Thursday, June 7, 2018

Back to business

After a long long period of inactivity, I'm back to business. I'll publish some new stuff here, probably some IntraWeb related material as well.

Actually I have plans to create a brand new IntraWeb application to host some documentation about IntraWeb itself. It will contain new stuff and I intend to make a *really nice* IntraWeb application to handle it.

Wednesday, March 1, 2017


Back in 2013, Marco Cantu wrote this blog post:


Simon Kissel, a very active and respected member of the old Delphi community posted a comment which I find very relevant and I want to emphasize here. If you are interested in Simon's Delphi story, you can read his alternative (and controversial) Delphi roadmap, here:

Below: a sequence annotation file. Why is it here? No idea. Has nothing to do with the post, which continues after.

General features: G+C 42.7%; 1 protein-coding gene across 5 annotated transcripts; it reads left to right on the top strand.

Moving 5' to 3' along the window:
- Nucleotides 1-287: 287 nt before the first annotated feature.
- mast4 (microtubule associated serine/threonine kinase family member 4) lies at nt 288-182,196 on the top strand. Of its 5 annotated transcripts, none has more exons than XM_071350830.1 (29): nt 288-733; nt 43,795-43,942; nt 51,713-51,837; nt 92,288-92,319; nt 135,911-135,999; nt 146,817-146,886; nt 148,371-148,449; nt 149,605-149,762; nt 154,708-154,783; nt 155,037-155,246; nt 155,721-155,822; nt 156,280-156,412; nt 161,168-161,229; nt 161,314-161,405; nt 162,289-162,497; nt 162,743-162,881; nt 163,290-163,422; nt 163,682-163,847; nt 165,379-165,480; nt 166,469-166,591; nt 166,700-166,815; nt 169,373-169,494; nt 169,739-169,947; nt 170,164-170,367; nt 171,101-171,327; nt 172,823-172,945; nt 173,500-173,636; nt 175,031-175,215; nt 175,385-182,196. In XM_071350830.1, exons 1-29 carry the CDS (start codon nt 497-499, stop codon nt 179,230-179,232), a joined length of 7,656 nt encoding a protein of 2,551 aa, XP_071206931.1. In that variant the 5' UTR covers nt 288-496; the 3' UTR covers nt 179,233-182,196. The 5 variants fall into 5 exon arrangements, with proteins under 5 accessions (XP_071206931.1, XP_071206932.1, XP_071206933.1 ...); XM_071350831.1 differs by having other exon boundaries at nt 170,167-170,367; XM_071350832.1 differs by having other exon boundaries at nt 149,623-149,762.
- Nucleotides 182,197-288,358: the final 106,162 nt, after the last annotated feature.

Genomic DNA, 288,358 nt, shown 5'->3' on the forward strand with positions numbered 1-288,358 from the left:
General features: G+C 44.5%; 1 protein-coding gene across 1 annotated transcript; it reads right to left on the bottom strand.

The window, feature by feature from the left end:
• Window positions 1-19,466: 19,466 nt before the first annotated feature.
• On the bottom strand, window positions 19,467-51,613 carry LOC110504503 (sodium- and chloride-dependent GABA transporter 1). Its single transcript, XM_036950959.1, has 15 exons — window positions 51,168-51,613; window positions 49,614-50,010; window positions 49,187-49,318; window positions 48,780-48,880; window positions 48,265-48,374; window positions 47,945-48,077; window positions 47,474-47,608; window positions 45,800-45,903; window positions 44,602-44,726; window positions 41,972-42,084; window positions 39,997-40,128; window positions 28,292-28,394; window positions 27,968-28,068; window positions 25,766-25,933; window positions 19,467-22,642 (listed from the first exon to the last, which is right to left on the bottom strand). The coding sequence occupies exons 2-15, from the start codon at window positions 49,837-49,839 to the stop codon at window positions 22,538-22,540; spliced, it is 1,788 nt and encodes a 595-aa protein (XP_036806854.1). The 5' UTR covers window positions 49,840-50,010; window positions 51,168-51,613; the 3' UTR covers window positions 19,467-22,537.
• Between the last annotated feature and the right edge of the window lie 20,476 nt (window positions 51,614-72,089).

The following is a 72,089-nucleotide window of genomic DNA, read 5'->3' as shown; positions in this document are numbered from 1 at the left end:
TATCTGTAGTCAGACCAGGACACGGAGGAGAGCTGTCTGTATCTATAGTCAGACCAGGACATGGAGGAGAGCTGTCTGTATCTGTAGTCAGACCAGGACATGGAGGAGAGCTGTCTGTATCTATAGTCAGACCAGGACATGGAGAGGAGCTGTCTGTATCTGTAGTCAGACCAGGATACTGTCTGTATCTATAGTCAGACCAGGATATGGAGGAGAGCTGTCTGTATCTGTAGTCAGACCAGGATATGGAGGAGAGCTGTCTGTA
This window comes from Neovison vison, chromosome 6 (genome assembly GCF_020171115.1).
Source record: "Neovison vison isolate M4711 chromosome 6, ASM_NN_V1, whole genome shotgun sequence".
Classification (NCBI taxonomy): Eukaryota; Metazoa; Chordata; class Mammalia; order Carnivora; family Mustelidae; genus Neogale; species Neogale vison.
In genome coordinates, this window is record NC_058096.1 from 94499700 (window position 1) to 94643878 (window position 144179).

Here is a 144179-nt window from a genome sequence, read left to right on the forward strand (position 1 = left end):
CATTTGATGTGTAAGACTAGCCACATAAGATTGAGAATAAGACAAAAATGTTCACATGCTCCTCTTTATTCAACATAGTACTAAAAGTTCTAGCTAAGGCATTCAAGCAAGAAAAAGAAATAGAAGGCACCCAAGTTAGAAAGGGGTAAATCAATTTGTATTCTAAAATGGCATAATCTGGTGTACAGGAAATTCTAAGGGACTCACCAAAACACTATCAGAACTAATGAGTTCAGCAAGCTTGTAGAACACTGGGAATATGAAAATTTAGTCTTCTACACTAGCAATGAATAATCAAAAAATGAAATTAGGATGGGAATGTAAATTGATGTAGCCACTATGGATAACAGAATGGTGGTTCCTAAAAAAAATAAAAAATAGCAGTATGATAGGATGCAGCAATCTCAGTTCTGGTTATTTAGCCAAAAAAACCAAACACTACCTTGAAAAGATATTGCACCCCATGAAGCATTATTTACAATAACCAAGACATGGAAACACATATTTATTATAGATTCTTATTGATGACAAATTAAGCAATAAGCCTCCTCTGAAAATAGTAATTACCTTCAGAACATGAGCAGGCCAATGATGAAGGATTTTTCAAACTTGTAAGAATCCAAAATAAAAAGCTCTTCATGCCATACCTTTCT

Marco also commented on Simon's roadmap, here:


I don't recall all the details right now, but this roadmap did some very loud noise at that time... You can google for it and find lots of stuff....

Anyway, here is Simon's comment about Marco's take on string immutability, among other things (abominations) like, AnsiString removal/deprecation. I think Simon's comments are *more relevant than ever*.

Of Strings, Immutability, COW, and AnsiStrings